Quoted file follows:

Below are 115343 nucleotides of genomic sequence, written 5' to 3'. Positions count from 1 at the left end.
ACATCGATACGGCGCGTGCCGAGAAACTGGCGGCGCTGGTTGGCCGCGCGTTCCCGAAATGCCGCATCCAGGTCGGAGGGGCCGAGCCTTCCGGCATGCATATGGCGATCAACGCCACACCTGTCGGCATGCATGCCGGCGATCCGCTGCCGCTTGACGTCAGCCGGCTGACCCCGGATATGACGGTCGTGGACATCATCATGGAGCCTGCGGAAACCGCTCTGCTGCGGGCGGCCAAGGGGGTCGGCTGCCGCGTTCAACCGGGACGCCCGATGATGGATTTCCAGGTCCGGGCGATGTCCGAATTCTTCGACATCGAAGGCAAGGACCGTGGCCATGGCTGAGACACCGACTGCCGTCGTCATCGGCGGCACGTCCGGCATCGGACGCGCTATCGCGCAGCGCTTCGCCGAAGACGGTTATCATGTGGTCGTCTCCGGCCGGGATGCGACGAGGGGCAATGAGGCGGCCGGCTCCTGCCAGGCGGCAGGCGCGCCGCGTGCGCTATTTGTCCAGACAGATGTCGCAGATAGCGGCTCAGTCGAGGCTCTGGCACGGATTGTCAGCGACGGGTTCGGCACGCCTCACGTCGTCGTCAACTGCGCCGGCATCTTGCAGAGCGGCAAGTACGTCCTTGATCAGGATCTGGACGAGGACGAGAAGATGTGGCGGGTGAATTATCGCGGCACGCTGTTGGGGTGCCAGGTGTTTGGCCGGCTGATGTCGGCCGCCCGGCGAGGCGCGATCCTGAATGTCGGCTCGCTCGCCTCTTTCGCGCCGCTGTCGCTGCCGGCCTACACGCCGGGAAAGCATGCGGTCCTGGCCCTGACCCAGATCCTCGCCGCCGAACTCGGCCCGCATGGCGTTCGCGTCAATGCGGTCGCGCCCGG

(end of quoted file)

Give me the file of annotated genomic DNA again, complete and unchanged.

Below are 115343 nucleotides of genomic sequence, written 5' to 3'. Positions count from 1 at the left end.
ACATCGATACGGCGCGTGCCGAGAAACTGGCGGCGCTGGTTGGCCGCGCGTTCCCGAAATGCCGCATCCAGGTCGGAGGGGCCGAGCCTTCCGGCATGCATATGGCGATCAACGCCACACCTGTCGGCATGCATGCCGGCGATCCGCTGCCGCTTGACGTCAGCCGGCTGACCCCGGATATGACGGTCGTGGACATCATCATGGAGCCTGCGGAAACCGCTCTGCTGCGGGCGGCCAAGGGGGTCGGCTGCCGCGTTCAACCGGGACGCCCGATGATGGATTTCCAGGTCCGGGCGATGTCCGAATTCTTCGACATCGAAGGCAAGGACCGTGGCCATGGCTGAGACACCGACTGCCGTCGTCATCGGCGGCACGTCCGGCATCGGACGCGCTATCGCGCAGCGCTTCGCCGAAGACGGTTATCATGTGGTCGTCTCCGGCCGGGATGCGACGAGGGGCAATGAGGCGGCCGGCTCCTGCCAGGCGGCAGGCGCGCCGCGTGCGCTATTTGTCCAGACAGATGTCGCAGATAGCGGCTCAGTCGAGGCTCTGGCACGGATTGTCAGCGACGGGTTCGGCACGCCTCACGTCGTCGTCAACTGCGCCGGCATCTTGCAGAGCGGCAAGTACGTCCTTGATCAGGATCTGGACGAGGACGAGAAGATGTGGCGGGTGAATTATCGCGGCACGCTGTTGGGGTGCCAGGTGTTTGGCCGGCTGATGTCGGCCGCCCGGCGAGGCGCGATCCTGAATGTCGGCTCGCTCGCCTCTTTCGCGCCGCTGTCGCTGCCGGCCTACACGCCGGGAAAGCATGCGGTCCTGGCCCTGACCCAGATCCTCGCCGCCGAACTCGGCCCGCATGGCGTTCGCGTCAATGCGGTCGCGCCCGG